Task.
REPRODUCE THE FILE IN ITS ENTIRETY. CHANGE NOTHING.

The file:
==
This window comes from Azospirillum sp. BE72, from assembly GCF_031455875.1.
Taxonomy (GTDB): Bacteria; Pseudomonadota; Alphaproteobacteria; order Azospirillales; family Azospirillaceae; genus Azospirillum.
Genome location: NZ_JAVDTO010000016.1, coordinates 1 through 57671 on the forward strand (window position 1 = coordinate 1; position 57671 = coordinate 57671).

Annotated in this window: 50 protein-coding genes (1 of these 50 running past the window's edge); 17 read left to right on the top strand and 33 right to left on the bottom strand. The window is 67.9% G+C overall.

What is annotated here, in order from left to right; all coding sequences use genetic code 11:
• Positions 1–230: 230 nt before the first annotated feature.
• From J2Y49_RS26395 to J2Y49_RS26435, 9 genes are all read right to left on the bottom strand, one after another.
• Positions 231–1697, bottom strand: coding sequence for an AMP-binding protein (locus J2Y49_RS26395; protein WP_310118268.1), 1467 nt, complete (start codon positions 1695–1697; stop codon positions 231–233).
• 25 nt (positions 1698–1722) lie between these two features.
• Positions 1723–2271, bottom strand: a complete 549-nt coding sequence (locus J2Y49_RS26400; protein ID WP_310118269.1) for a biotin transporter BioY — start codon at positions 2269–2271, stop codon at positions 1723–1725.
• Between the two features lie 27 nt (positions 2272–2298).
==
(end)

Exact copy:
This window comes from Azospirillum sp. BE72, from assembly GCF_031455875.1.
Taxonomy (GTDB): Bacteria; Pseudomonadota; Alphaproteobacteria; order Azospirillales; family Azospirillaceae; genus Azospirillum.
Genome location: NZ_JAVDTO010000016.1, coordinates 1 through 57671 on the forward strand (window position 1 = coordinate 1; position 57671 = coordinate 57671).

Annotated in this window: 50 protein-coding genes (1 of these 50 running past the window's edge); 17 read left to right on the top strand and 33 right to left on the bottom strand. The window is 67.9% G+C overall.

What is annotated here, in order from left to right; all coding sequences use genetic code 11:
• Positions 1–230: 230 nt before the first annotated feature.
• From J2Y49_RS26395 to J2Y49_RS26435, 9 genes are all read right to left on the bottom strand, one after another.
• Positions 231–1697, bottom strand: coding sequence for an AMP-binding protein (locus J2Y49_RS26395; protein WP_310118268.1), 1467 nt, complete (start codon positions 1695–1697; stop codon positions 231–233).
• 25 nt (positions 1698–1722) lie between these two features.
• Positions 1723–2271, bottom strand: a complete 549-nt coding sequence (locus J2Y49_RS26400; protein ID WP_310118269.1) for a biotin transporter BioY — start codon at positions 2269–2271, stop codon at positions 1723–1725.
• Between the two features lie 27 nt (positions 2272–2298).